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Case Report

Natural Infection with Highly Pathogenic Avian Influenza A/H5N1 Virus in Pet Ferrets

Department of Preclinical Sciences, Institute of Veterinary Medicine, Warsaw University of Life Sciences-SGGW, Ciszewskiego 8, 02-786 Warsaw, Poland
Veterinary Laboratory ANIMALLAB, Środkowa 2/4, 03-430 Warsaw, Poland
Department of Small Animal Diseases with Clinic, Institute of Veterinary Medicine, Warsaw University of Life Sciences-SGGW, Nowoursynowska 159c, 02-776 Warsaw, Poland
Chair and Department of Medical Microbiology, Medical University of Warsaw, Chałubińskiego 5, 02-004 Warsaw, Poland
Department of Pathology and Veterinary Diagnostics, Institute of Veterinary Medicine, Warsaw University of Life Sciences-SGGW, Nowoursynowska 159c, 02-776 Warsaw, Poland
Division of Veterinary Epidemiology and Economics, Institute of Veterinary Medicine, Warsaw University of Life Sciences-SGGW, Nowoursynowska 159c, 02-776 Warsaw, Poland
Author to whom correspondence should be addressed.
Viruses 2024, 16(6), 931;
Submission received: 9 May 2024 / Revised: 4 June 2024 / Accepted: 6 June 2024 / Published: 8 June 2024
(This article belongs to the Special Issue Advances in Animal Influenza Virus Research: Third Edition)


The study involved five ferrets from one household in Poland, comprising three sick 9-week-old juveniles, their healthy mother, and another clinically normal adult, admitted to the veterinary clinic in June 2023. The juvenile ferrets displayed significant lethargy and a pronounced unwillingness to move with accompanying pulmonary distress. Prompted by concurrent outbreaks of A/H5N1 influenza virus infections in Polish cats, point-of-care tests were conducted that revealed type A influenza antigens in the throat swabs of all five ferrets. Despite treatment, one juvenile ferret exhibited dyspnea and neurological symptoms and eventually died. The two remaining ferrets recovered fully, including one severely affected showing persistent dyspnea and incoordination without fever that recovered after 11 days of treatment. In the RT-qPCR, the throat swabs collected from all surviving ferrets as well as the samples of lungs, trachea, heart, brain, pancreas, liver, and intestine of the succumbed ferret were found positive for A/H5N1 virus RNA. To our best knowledge, this is the first documented natural A/H5N1 avian influenza in domestic ferrets kept as pets. In addition, this outbreak suggests the possibility of asymptomatic A/H5N1 virus shedding by ferrets, highlighting their zoonotic potential and the advisability of excluding fresh or frozen poultry from their diet to reduce the A/H5N1 virus transmission risks.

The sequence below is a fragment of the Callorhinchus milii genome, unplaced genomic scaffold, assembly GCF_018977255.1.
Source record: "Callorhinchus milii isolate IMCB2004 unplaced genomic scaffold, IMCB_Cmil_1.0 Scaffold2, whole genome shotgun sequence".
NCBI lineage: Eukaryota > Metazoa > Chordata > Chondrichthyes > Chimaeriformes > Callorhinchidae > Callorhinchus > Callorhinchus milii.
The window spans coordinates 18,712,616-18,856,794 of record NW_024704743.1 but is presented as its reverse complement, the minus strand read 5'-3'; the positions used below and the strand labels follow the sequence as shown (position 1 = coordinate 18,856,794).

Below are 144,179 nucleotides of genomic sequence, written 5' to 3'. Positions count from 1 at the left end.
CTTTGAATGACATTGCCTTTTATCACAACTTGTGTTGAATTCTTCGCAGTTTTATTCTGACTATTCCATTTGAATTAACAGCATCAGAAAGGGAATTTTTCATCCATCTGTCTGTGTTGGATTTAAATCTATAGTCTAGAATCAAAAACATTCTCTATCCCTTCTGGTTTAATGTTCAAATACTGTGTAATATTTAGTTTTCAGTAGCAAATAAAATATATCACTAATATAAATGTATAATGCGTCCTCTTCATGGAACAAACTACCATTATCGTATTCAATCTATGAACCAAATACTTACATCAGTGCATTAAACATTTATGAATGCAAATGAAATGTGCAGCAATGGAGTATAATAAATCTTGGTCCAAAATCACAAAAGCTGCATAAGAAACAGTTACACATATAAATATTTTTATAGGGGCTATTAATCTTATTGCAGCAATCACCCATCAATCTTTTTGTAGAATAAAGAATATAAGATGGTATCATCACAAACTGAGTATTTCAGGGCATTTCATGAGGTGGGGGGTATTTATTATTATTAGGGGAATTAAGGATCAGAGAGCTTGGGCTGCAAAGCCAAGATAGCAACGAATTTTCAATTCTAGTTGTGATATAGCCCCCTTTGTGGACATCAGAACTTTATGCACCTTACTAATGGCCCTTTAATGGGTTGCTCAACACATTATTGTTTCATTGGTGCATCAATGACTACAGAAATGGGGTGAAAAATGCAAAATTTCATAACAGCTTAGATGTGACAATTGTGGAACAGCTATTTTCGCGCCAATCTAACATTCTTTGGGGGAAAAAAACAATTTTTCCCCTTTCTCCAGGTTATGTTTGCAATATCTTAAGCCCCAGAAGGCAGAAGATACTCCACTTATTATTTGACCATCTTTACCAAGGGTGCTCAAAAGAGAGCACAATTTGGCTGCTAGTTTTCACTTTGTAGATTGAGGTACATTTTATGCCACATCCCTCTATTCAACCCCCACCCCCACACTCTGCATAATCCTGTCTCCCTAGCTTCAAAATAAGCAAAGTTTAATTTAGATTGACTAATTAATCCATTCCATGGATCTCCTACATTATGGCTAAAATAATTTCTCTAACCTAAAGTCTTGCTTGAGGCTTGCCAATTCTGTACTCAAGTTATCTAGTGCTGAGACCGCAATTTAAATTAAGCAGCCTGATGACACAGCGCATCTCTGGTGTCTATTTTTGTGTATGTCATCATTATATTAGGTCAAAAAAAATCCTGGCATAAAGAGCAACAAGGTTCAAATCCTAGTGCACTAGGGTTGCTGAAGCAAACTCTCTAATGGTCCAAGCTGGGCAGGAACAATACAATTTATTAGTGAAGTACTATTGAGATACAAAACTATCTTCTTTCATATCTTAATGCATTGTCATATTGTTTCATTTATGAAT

1. Introduction

In June and July 2023, numerous deaths of cats with acute respiratory, neurological, and gastrointestinal symptoms were seen in various locations throughout Poland. These cases resulted from infection with the highly pathogenic avian influenza (HPAI) virus A/H5N1 [1,2,3,4]. Although A/H5N1 virus infections have been occasionally observed in cats in the past [5], the scale of these outbreaks in Poland turned out to be unprecedented, both in the European and the global context, which was reflected in the WHO announcement of 16 July 2023 ( accessed on 5 June 2024). In total, the A/H5N1 virus infection was confirmed in at least 34 cats. The genomes of 19 virus isolates were sequenced and analysed, showing that all of them were closely related, belonging to the H5 clade, and were similar to viruses which had been circulating in wild birds and poultry at that time in Poland [2,3]. An A/H5N1 virus infection was also confirmed during this time in a dog [6].
Both the American mink (Neovison vison) and the domestic ferret (Mustela furo) are highly susceptible to influenza A virus infections [7], making the latter a commonly used model for studying the pathogenicity, progression, and transmission of these viruses [8,9,10,11]. The first reported natural cross-species transmission of influenza from birds to minks, resulting in a clinical disease, occurred in 1984 across thirty-three mink farms along Sweden’s eastern coast. In October 2022, an outbreak of A/H5N1 clade HPAI was reported on a Spanish mink farm, coinciding with an ongoing epidemic in birds. A subsequent HPAI outbreak in mid-July 2023 in Finland involved infections among farmed foxes, American minks, and raccoon dogs, with genetic analyses suggesting virus transmission from wild birds [12,13].